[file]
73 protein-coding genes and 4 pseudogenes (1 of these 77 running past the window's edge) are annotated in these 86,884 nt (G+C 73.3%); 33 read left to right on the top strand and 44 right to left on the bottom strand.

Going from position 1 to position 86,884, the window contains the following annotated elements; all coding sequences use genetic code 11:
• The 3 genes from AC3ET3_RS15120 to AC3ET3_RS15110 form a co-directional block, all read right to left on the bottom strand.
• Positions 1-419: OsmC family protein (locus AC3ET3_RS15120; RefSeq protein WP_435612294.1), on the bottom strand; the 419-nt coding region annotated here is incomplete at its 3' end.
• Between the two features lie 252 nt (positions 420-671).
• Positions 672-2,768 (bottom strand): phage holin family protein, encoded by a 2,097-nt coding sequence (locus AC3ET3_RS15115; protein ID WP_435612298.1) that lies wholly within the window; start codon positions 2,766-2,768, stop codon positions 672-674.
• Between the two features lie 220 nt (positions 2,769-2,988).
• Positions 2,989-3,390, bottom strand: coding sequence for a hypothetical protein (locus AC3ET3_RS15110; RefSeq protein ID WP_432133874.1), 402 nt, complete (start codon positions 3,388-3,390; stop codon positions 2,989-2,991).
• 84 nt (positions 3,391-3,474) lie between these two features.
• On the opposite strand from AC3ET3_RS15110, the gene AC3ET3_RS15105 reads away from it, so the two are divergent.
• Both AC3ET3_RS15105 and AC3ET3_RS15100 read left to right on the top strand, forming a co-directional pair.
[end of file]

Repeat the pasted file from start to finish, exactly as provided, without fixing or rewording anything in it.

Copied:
73 protein-coding genes and 4 pseudogenes (1 of these 77 running past the window's edge) are annotated in these 86,884 nt (G+C 73.3%); 33 read left to right on the top strand and 44 right to left on the bottom strand.

Going from position 1 to position 86,884, the window contains the following annotated elements; all coding sequences use genetic code 11:
• The 3 genes from AC3ET3_RS15120 to AC3ET3_RS15110 form a co-directional block, all read right to left on the bottom strand.
• Positions 1-419: OsmC family protein (locus AC3ET3_RS15120; RefSeq protein WP_435612294.1), on the bottom strand; the 419-nt coding region annotated here is incomplete at its 3' end.
• Between the two features lie 252 nt (positions 420-671).
• Positions 672-2,768 (bottom strand): phage holin family protein, encoded by a 2,097-nt coding sequence (locus AC3ET3_RS15115; protein ID WP_435612298.1) that lies wholly within the window; start codon positions 2,766-2,768, stop codon positions 672-674.
• Between the two features lie 220 nt (positions 2,769-2,988).
• Positions 2,989-3,390, bottom strand: coding sequence for a hypothetical protein (locus AC3ET3_RS15110; RefSeq protein ID WP_432133874.1), 402 nt, complete (start codon positions 3,388-3,390; stop codon positions 2,989-2,991).
• 84 nt (positions 3,391-3,474) lie between these two features.
• On the opposite strand from AC3ET3_RS15110, the gene AC3ET3_RS15105 reads away from it, so the two are divergent.
• Both AC3ET3_RS15105 and AC3ET3_RS15100 read left to right on the top strand, forming a co-directional pair.